RECENTLY, government representatives — including those from the Ministry of Finance (MoF), the Malaysian Communication and Multimedia Commission (MCMC), Bank Negara Malaysia and the police — met with gaming operators at Putrajaya over several days to discuss changes to the country’s gaming laws, sources say.
“The government is seriously looking into changing gaming laws to make it stronger to combat illegal operators. It is engaged in talks with gaming operators to understand the operating landscape better,” says a gaming operator who attended the talks.
“It is an ongoing process when it comes to looking at changing the laws. This has been looked at since 2017 but engagement with the industry and work have been expedited in recent months. Eventually, when everything is finalised, the government is looking at a timeline of as early as next year,” he adds.
The Lotteries Act 1952, Common Gaming Houses Act 1953, Betting Act 1953 and Pool Betting Act 1967 govern the gaming industry in Malaysia.
The gaming operator points out that the police and other enforcement agencies have been very effective in clamping down on illegal gambling in the past 1½ years.
Maybank Investment Bank Research says in an April 21 report that the more active enforcement against illegal number forecast operators (NFOs) of late was one of the reasons for the growth in gross jackpot sales of NFOs in the recent quarter ended March 31. The research house upgraded its sector view to “positive” from “neutral” over a fortnight ago and lifted its 2019 industry gross NFO sales/draw growth forecast from 3% to 5%.
“We estimate that 1Q2019 industry gross jackpot sales/draw will grow 11% y-o-y and 16% q-o-q to hit a record high of RM10.6 million,” it says in the report.
Maybank IB Research continues to believe that there is more upside for the NFO industry from more active enforcement not just on illegal NFOs but also on illegal gamblers. “We understand that the legal NFOs are lobbying regulators to amend the Acts to not only prescribe higher fines and jail terms for illegal NFO [operators], but also fines and jail terms for illegal gamblers.”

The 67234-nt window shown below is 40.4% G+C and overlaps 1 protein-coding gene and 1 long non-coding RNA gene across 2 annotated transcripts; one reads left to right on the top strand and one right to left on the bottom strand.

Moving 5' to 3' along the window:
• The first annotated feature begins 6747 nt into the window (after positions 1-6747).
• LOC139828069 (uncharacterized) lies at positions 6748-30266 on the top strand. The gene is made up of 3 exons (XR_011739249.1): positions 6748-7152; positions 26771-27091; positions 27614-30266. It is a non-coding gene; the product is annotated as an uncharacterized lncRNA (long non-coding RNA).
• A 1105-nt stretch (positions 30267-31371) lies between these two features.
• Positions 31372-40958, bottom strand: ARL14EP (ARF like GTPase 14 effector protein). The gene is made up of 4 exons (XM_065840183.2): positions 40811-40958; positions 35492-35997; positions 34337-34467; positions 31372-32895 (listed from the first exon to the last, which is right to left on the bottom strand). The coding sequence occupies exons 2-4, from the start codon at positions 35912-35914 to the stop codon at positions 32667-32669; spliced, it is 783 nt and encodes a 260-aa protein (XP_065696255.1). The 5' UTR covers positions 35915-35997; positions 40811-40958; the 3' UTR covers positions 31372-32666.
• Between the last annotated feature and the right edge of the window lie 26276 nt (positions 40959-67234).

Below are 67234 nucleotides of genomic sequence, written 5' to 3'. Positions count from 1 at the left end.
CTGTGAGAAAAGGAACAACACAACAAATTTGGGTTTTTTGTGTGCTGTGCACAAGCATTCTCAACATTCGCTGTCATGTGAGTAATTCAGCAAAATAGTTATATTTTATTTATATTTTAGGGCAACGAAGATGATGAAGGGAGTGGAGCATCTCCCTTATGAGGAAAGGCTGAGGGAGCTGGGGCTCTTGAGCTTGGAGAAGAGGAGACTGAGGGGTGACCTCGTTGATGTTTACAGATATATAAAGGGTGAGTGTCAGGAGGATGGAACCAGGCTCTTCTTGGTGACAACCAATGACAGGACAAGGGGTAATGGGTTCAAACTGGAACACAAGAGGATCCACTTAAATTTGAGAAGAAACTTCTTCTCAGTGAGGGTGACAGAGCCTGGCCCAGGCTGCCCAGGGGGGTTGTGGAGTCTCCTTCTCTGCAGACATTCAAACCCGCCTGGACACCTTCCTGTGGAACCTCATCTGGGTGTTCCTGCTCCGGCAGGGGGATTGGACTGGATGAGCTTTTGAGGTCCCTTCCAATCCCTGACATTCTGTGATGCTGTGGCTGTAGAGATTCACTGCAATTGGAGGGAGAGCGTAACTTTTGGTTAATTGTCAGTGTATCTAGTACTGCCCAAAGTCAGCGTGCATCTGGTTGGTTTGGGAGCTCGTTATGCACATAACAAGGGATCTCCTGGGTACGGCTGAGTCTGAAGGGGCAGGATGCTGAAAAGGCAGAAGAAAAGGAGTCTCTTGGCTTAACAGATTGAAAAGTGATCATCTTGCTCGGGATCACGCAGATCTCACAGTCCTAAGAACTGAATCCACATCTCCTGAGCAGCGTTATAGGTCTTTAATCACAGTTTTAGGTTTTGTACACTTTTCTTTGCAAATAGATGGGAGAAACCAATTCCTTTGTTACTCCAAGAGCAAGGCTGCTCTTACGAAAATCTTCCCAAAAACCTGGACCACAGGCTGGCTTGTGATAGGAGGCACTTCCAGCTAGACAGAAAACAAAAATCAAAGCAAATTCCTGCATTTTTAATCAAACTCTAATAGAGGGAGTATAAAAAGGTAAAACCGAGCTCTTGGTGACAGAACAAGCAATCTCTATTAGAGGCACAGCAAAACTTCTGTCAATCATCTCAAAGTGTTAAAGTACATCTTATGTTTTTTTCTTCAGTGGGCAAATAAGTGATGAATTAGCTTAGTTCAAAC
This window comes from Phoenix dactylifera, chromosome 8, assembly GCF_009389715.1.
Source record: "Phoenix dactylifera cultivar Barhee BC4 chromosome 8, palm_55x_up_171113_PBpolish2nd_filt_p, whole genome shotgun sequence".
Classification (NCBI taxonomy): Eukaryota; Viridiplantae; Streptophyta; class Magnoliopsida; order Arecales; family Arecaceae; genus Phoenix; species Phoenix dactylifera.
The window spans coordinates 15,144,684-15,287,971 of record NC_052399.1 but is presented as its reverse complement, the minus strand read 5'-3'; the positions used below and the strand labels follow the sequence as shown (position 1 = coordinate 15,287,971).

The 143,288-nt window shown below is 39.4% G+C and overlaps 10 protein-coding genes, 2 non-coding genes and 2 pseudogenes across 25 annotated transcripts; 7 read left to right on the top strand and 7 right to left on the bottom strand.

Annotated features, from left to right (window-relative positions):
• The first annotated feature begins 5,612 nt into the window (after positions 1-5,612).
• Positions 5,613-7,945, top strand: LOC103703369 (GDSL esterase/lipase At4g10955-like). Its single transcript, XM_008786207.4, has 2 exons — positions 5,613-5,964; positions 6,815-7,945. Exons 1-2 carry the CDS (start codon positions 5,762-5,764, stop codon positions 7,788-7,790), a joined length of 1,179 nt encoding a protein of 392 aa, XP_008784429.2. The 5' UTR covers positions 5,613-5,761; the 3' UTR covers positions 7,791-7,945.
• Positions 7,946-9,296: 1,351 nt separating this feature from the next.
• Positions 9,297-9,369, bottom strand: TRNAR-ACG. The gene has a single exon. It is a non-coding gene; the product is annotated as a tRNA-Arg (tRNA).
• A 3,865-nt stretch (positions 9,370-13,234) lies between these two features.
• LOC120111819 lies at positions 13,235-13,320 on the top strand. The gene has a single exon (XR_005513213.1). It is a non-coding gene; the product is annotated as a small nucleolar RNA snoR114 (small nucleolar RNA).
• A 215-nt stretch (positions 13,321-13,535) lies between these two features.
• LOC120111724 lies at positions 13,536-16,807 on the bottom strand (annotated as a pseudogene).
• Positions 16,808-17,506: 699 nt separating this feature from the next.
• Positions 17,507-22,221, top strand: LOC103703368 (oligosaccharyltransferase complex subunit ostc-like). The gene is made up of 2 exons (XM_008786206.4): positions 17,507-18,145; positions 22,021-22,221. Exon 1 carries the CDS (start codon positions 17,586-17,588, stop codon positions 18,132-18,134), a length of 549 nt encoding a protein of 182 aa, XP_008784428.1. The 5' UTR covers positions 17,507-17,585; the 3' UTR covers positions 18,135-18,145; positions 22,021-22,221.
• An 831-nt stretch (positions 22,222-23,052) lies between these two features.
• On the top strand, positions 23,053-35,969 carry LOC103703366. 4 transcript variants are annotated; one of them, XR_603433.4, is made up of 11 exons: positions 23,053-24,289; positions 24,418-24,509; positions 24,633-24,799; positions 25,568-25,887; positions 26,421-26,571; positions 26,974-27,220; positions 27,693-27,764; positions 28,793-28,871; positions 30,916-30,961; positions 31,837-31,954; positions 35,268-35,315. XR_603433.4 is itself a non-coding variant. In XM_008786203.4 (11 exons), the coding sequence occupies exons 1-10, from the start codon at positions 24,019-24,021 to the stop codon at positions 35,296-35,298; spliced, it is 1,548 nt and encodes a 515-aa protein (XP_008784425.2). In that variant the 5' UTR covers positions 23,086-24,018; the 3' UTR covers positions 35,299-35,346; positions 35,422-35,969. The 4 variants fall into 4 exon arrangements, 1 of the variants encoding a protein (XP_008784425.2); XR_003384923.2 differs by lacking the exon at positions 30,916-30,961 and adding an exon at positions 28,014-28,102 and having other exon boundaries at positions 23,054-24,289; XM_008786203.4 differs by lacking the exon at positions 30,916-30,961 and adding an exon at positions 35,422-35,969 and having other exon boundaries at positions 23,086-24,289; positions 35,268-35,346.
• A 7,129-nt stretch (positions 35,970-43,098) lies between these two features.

Meanwhile, AllianceDBS Research notes in an April 3 report that there are overlaps between the laws that govern the NFO sector in Malaysia. “We believe that the authorities could streamline and standardise these Acts with the imposition of more punitive penalties to further curb illegal NFO operations.”
Meanwhile, given that the illegal NFO market size is estimated to be about two to three times that of the legalised NFO market, AllianceDBS Research says there is plenty of room for the NFOs to grow their earnings if the authorities intensify efforts to curb illegal NFO activities. “Both listed number operators, Magnum and Berjaya Sports Toto (BToto), have reported decent financial results in their latest quarterly reporting. More importantly, both NFOs reported improvements in their gaming revenue per outlet per draw ... We believe this is mainly attributable to stricter enforcement by the authorities to clamp down on illegal NFOs, which was accelerated in 2HFY2018.
“Furthermore, we observe that both listed NFOs offer attractive sustainable yields of about 6% or more. As such, investors could enjoy the attractive yields offered by these players while riding on this investment theme,” it adds.
The research house maintains its “buy” call on both listed NFOs, with an unchanged target price of RM2.65 for Magnum and a higher target price of RM2.65 for BToto.
Magnum closed at RM2.42 last Friday while BToto ended at RM2.50.
Of six analysts polled by Bloomberg, four have a “buy” call on Magnum while two others have a “hold” call. The stock has a 12-month consensus target price of RM2.46.
BToto on the other hand, has a 12-month consensus target price of RM2.53 with five analysts calling a “buy”, four a “hold” and two a “sell”, according to Bloomberg.
The battle with illegal gaming operators and resulting tax leakages is not unique to Malaysia. According to an Asian Racing Federation white paper released in September 2018, illegal betting is large and growing in every jurisdiction, with illegal profits of at least US$4.2 billion a year across all six countries it focused on — Hong Kong, Singapore, South Korea, Australia, New Zealand and South Africa.
It also puts the cost to Hong Kong at US$1.2 billion annually through lost taxes while Australia loses US$273 million in lost tax. Meanwhile, illegal betting in South Korea makes up 62% of the total market and the government loses US$7.9 billion in tax revenue annually.